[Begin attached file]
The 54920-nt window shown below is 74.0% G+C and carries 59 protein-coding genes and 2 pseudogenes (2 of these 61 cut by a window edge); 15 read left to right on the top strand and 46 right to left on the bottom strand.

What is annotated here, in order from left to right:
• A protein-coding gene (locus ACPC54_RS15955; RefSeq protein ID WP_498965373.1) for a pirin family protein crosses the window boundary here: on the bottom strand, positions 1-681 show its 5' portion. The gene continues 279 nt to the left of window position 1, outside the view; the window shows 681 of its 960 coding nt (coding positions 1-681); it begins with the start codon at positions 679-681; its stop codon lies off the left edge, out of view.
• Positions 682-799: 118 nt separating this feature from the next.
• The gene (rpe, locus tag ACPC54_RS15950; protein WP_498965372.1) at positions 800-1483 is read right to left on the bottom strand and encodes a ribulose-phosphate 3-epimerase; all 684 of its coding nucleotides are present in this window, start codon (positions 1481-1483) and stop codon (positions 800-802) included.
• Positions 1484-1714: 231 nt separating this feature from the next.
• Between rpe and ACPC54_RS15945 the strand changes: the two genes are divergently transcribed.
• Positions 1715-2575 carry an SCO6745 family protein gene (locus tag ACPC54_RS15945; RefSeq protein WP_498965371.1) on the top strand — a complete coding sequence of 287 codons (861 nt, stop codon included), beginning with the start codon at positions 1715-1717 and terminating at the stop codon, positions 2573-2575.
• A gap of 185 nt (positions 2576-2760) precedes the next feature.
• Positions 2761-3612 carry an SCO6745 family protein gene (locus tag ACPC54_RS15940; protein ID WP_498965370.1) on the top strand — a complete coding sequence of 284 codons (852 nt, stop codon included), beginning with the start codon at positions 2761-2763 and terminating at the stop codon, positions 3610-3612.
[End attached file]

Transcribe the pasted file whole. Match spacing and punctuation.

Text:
The 54920-nt window shown below is 74.0% G+C and carries 59 protein-coding genes and 2 pseudogenes (2 of these 61 cut by a window edge); 15 read left to right on the top strand and 46 right to left on the bottom strand.

What is annotated here, in order from left to right:
• A protein-coding gene (locus ACPC54_RS15955; RefSeq protein ID WP_498965373.1) for a pirin family protein crosses the window boundary here: on the bottom strand, positions 1-681 show its 5' portion. The gene continues 279 nt to the left of window position 1, outside the view; the window shows 681 of its 960 coding nt (coding positions 1-681); it begins with the start codon at positions 679-681; its stop codon lies off the left edge, out of view.
• Positions 682-799: 118 nt separating this feature from the next.
• The gene (rpe, locus tag ACPC54_RS15950; protein WP_498965372.1) at positions 800-1483 is read right to left on the bottom strand and encodes a ribulose-phosphate 3-epimerase; all 684 of its coding nucleotides are present in this window, start codon (positions 1481-1483) and stop codon (positions 800-802) included.
• Positions 1484-1714: 231 nt separating this feature from the next.
• Between rpe and ACPC54_RS15945 the strand changes: the two genes are divergently transcribed.
• Positions 1715-2575 carry an SCO6745 family protein gene (locus tag ACPC54_RS15945; RefSeq protein WP_498965371.1) on the top strand — a complete coding sequence of 287 codons (861 nt, stop codon included), beginning with the start codon at positions 1715-1717 and terminating at the stop codon, positions 2573-2575.
• A gap of 185 nt (positions 2576-2760) precedes the next feature.
• Positions 2761-3612 carry an SCO6745 family protein gene (locus tag ACPC54_RS15940; protein ID WP_498965370.1) on the top strand — a complete coding sequence of 284 codons (852 nt, stop codon included), beginning with the start codon at positions 2761-2763 and terminating at the stop codon, positions 3610-3612.